But this is not the only evidence for unconditional election in this text. Here I think the phrase “that we should be holy and without blame before him in love” is decisive. Note that God did not choose anyone because he foresaw that they would be holy – he chose them in order that they might be holy. Holiness is the purpose, not the cause, of God’s election. Since the purpose of election is to create holy and blameless people, this also indicates that holiness is the result of election. Now, some might reply that they do not claim that holiness is the ground but that faith is the ground of election. However, faith is the fountain of holiness. What is the victory that overcomes the world? It is our faith (1 Jn. 5:4-5). The faith that saves is holy faith, and so if faith is the ground of our election, then election is unnecessary for our holiness.
Note further that Paul explains that the holiness and blamelessness to which we are chosen is holiness which is defined by love: “holy and blameless before him in love.” Some think that “in love” defines the way God predestined us, but I think the KJV has it right when it puts it at the end of verse 4 because in this doxology this type of phrase usually follows the main verb rather than precedes it. “In love” therefore explains how holiness and blamelessness are exercised. This makes sense because love is the fulfillment of the law, and all of holiness is summed up in the commandment to love. Of course, it is not just love to other people, but love to God that is the preeminent quality of Biblical love. But again, you cannot separate faith in Christ from love to God. They go together. You are never going to put your faith and trust in Christ as long as you are hostile to him. So how can love be the purpose for which we are chosen when it is produced by the faith which is supposed to be the basis of election? That would be to get the cart before the horse.
Now, I suppose that someone could make the argument that even though holiness is produced by faith, that doesn’t mean that faith is the same thing as holiness. After all, we are justified by faith and not by good works (holiness). So it could be argued that God could have chosen us on the basis of foreseen faith and for the purpose of future holiness (so that faith logically precedes God’s election and good works logically follow it). However, this argument doesn’t work. To foresee faith is to foresee holiness since one produces another. They both relate to God’s foresight in the same way. If one is the basis of God’s choice, why is the other not? Again, if holiness is the effect of election, then it stands to reason that faith must be as well.
But there is another reason why we shouldn’t see faith as the basis of God’s election of his people. In the next chapter, Paul explicitly says that faith is the gift of God: “For by grace are ye saved through faith; and that not of yourselves: it is the gift of God” (2:8). What is the gift of God? It is salvation through faith. All of salvation, including the faith that apprehends the gift of Christ, is the gift of God. If faith is the gift of God, how then can it be the basis of election?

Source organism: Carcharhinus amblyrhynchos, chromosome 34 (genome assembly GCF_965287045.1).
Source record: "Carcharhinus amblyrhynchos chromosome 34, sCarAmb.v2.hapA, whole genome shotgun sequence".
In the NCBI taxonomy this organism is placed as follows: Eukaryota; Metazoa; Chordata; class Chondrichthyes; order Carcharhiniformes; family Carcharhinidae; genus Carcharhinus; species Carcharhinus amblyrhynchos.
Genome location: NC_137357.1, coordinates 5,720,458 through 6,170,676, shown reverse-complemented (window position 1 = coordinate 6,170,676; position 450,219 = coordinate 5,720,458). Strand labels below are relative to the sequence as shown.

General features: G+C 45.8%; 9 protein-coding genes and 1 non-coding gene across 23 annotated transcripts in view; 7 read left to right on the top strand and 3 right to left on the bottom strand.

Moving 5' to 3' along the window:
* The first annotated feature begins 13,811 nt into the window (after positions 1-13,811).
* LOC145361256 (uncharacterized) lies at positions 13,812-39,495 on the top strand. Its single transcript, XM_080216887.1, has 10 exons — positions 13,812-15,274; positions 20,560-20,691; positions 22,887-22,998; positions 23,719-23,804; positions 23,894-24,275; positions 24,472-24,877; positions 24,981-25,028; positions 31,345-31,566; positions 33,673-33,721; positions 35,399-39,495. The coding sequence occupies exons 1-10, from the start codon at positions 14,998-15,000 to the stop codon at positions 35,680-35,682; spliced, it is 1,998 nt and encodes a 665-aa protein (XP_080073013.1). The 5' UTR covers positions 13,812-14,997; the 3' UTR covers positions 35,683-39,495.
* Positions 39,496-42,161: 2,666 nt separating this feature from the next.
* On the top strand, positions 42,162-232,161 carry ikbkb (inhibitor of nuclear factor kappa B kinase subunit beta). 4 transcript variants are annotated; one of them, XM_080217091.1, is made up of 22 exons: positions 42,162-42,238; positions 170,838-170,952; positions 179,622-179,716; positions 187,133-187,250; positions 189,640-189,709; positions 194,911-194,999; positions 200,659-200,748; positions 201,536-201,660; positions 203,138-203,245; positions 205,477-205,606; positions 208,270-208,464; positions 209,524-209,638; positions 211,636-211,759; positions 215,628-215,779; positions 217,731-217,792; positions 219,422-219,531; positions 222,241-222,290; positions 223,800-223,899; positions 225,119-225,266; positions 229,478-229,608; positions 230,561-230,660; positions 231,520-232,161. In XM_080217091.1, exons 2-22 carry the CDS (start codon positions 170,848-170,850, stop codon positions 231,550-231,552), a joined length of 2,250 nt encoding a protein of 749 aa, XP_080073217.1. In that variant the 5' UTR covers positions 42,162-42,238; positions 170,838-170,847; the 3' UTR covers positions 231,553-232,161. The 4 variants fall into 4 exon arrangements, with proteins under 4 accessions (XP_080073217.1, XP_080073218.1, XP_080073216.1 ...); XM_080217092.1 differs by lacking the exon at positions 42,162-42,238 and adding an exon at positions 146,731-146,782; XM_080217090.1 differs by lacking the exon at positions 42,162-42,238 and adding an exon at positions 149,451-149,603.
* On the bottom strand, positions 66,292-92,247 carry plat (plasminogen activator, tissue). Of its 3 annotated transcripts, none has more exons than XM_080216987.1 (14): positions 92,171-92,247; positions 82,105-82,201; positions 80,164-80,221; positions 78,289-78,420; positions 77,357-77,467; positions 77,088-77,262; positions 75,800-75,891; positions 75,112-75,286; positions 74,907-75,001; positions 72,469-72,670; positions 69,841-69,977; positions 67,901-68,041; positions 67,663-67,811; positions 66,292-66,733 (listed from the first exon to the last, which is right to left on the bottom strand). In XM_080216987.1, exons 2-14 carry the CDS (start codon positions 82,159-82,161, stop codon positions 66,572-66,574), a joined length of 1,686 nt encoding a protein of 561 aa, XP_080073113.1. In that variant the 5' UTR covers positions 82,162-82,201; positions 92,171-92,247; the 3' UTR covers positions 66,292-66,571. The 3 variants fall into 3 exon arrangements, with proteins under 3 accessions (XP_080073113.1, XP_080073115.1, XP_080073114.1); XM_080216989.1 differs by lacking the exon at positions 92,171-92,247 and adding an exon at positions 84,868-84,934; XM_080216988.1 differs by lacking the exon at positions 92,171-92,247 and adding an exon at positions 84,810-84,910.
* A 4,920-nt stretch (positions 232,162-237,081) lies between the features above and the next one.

Now if faith were in fact the basis for God’s choice of his people, Paul could have made this explicit. He could have said that God chose us because of our faith and love. But he doesn’t. He doesn’t even mention our faith until verses 12 and 13. And it seems that he doesn’t because he wants us to see that salvation is all of God, from first to last. He wants you to see that the foundation beneath your hope does not lie in yourself but in the everlasting and faithful God. And he wants you to exult in that.
Paul goes on to say that those whom God chose he also “predestinated . . . unto the adoption of children by Jesus Christ unto himself, according to the good pleasure of his will” (5). Election and predestination are very closely tied together. God chose people, whom he predestines to belong to his family. This is the crowning blessing in all of salvation. To become the children of God through Christ is to come into the closest possible relationship to God. It is what caused the apostle John to exclaim, “Behold what manner of love the Father hath bestowed upon us that we should be called the children of God!” (1 Jn. 3:1). Paul expands upon this in his letter to the Romans when he writes that “the Spirit itself beareth witness with our spirit, that we are the children of God: and if children, then heirs of God, and joint-heirs with Christ” (Rom. 8:16-17). Thus, verse five explains verses 11 and 14.
But notice that the apostle goes on to tell us how God did this: “according to the good pleasure of his will.” Again, when the apostle wants us to know what moved God to do this, he doesn’t point to anything that you or I have done. He doesn’t point to foreseen faith and any good work as the reason for which God put us in his family. Rather, he points to the good purpose and pleasure of God’s sovereign will. What is the reason you are in the family of God and another person isn’t? Paul answers that question by pointing, not to us, but to God. It is God’s choice and God’s purpose and pleasure that lies at the bottom of your salvation. He is therefore the rightful object of your worship and praise and thanksgiving. You owe your salvation, not to your own cleverness or goodness, but to the sovereign initiative and grace of God.
God has done this “to the praise of the glory of his grace, wherein hath made us accepted in the beloved” (6). The display of the glory of God is the ultimate reason why God does what he does. As believers, we all recognize that God is the one who gets the praise for our salvation. We instinctively recognize that God is the one who makes us accepted. The emphasis of this entire passage is on the sovereignty of God in our salvation. God chose us to be holy, not because we were holy. God predestined us to become his children according to the good pleasure of his will, not because of the good pleasure of our will. God made us accepted in the beloved [in Christ]; his acceptance of us is the basis of our acceptance of him and not vice versa. In other words, God’s election of his people is entirely gracious and unconditional. Your eternal destiny does not ultimately depend upon your fickle will but upon God’s unchanging purpose.